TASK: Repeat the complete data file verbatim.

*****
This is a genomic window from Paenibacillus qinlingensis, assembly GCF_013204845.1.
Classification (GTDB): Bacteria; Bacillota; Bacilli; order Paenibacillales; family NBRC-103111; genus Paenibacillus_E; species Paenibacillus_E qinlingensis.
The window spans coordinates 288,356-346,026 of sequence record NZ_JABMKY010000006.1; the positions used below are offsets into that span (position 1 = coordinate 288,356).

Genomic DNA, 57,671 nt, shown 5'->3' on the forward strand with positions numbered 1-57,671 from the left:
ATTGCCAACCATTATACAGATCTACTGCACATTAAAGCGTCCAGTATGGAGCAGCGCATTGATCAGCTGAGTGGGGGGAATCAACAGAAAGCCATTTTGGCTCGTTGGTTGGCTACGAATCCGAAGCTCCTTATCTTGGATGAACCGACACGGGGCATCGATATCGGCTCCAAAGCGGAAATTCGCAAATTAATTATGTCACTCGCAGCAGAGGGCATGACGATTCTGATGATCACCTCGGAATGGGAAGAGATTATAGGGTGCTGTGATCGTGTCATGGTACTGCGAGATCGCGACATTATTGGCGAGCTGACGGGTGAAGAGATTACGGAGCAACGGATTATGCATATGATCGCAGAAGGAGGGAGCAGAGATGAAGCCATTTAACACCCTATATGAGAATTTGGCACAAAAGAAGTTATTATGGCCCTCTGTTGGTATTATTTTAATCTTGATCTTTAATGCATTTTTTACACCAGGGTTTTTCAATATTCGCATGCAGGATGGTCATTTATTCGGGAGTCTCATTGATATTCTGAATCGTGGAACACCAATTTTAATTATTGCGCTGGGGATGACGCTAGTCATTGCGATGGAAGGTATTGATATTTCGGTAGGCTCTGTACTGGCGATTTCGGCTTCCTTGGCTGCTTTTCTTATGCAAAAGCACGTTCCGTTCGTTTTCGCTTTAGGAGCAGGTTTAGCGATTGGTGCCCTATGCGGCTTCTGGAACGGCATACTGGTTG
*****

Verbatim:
This is a genomic window from Paenibacillus qinlingensis, assembly GCF_013204845.1.
Classification (GTDB): Bacteria; Bacillota; Bacilli; order Paenibacillales; family NBRC-103111; genus Paenibacillus_E; species Paenibacillus_E qinlingensis.
The window spans coordinates 288,356-346,026 of sequence record NZ_JABMKY010000006.1; the positions used below are offsets into that span (position 1 = coordinate 288,356).

Genomic DNA, 57,671 nt, shown 5'->3' on the forward strand with positions numbered 1-57,671 from the left:
ATTGCCAACCATTATACAGATCTACTGCACATTAAAGCGTCCAGTATGGAGCAGCGCATTGATCAGCTGAGTGGGGGGAATCAACAGAAAGCCATTTTGGCTCGTTGGTTGGCTACGAATCCGAAGCTCCTTATCTTGGATGAACCGACACGGGGCATCGATATCGGCTCCAAAGCGGAAATTCGCAAATTAATTATGTCACTCGCAGCAGAGGGCATGACGATTCTGATGATCACCTCGGAATGGGAAGAGATTATAGGGTGCTGTGATCGTGTCATGGTACTGCGAGATCGCGACATTATTGGCGAGCTGACGGGTGAAGAGATTACGGAGCAACGGATTATGCATATGATCGCAGAAGGAGGGAGCAGAGATGAAGCCATTTAACACCCTATATGAGAATTTGGCACAAAAGAAGTTATTATGGCCCTCTGTTGGTATTATTTTAATCTTGATCTTTAATGCATTTTTTACACCAGGGTTTTTCAATATTCGCATGCAGGATGGTCATTTATTCGGGAGTCTCATTGATATTCTGAATCGTGGAACACCAATTTTAATTATTGCGCTGGGGATGACGCTAGTCATTGCGATGGAAGGTATTGATATTTCGGTAGGCTCTGTACTGGCGATTTCGGCTTCCTTGGCTGCTTTTCTTATGCAAAAGCACGTTCCGTTCGTTTTCGCTTTAGGAGCAGGTTTAGCGATTGGTGCCCTATGCGGCTTCTGGAACGGCATACTGGTTG